Seattle needs work in the back end of the defense. They’re young with Shaq and Tre both continuing to develop well as the year goes on. But with that said, Seattle is in desperate need of another corner. Akeem King has been a liability when forced into action and Thorpe hasn’t been able to develop into anything more than a key special teams player. Adding someone like Bryce Hall, who is coming off a season-ending injury, could add another fold to the Seahawks secondary. Hall is a steal in the 2nd round as he was a projected 1st rounder before his season-ending injury, but still could possibly be taken by a team that is fine with letting him sit for a little. Hall has great downfield play and an ability to read the ball that you don’t see often. He’s physical, smart, and competitive which bodes well for a Seahawks corner.
With the entirely likely ability that the Seahawks don’t get a shot at Hall, you could slide Jaylon Johnson of Utah right into this pick who matches the Seahawks style of play really well. Both are great value picks.
2nd round - 60th overall
Yasir Durant - Missouri - LT/OG
Durant isn’t often mocked to be this high in drafts but he is worth it. A lot of the issues people have brought up centers around his wingspan. He might get the “Conner Williams” treatment and get pushed inside when his official wingspan numbers come out at the combine, but this won't be an issue as he has experience at both guard and tackle while at JUCO. But still, Yasir is a great pass blocker and finished his ‘18 campaign with the least amount of pressures given up in the SEC. The Seahawks love players who are viable players all along the line as well as huge maulers and Yasir is all of that and more. Durant stands tall at 6’7 and 330 but has surprisingly clean footwork which really should open eyes.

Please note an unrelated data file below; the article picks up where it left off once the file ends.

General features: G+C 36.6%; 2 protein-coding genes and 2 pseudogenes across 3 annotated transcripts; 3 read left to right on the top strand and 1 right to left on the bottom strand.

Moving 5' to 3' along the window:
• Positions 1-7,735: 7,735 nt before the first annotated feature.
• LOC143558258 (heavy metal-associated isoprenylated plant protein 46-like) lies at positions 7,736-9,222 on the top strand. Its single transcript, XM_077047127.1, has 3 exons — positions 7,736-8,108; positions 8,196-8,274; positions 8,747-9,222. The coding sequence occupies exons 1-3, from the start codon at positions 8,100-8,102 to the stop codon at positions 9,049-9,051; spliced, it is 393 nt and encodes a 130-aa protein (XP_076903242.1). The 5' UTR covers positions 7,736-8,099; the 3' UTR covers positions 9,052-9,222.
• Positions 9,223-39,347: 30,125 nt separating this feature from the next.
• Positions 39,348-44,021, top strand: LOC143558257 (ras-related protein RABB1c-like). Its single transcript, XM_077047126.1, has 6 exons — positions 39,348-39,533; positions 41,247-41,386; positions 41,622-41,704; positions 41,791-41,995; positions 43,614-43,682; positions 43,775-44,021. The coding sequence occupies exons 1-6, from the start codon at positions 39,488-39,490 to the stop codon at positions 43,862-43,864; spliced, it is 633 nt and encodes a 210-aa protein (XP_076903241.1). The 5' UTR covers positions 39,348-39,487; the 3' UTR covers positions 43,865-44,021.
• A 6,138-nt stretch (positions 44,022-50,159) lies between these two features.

Expect Durant to rise up draft boards after the combine when teams get to see him move. As well as the combine, Durant was part of the 2020 senior bowl watch list so Yasir Durant is a name to keep watch of while invites continue to be sent out.
I’m all on the train to go for the trenches early because Russ is a generational talent and needs to get protection. For the sake of the franchise, increasing the longevity of Russ’ career lies in the pass bocking which is bottom 5 in the league according to PFF. With Ifedi set for free agency, Iupati being on a 1-year contract, Britt’s future with the team up in the air, and Duane Brown’s age, Seattle needs to address the OL in 2020.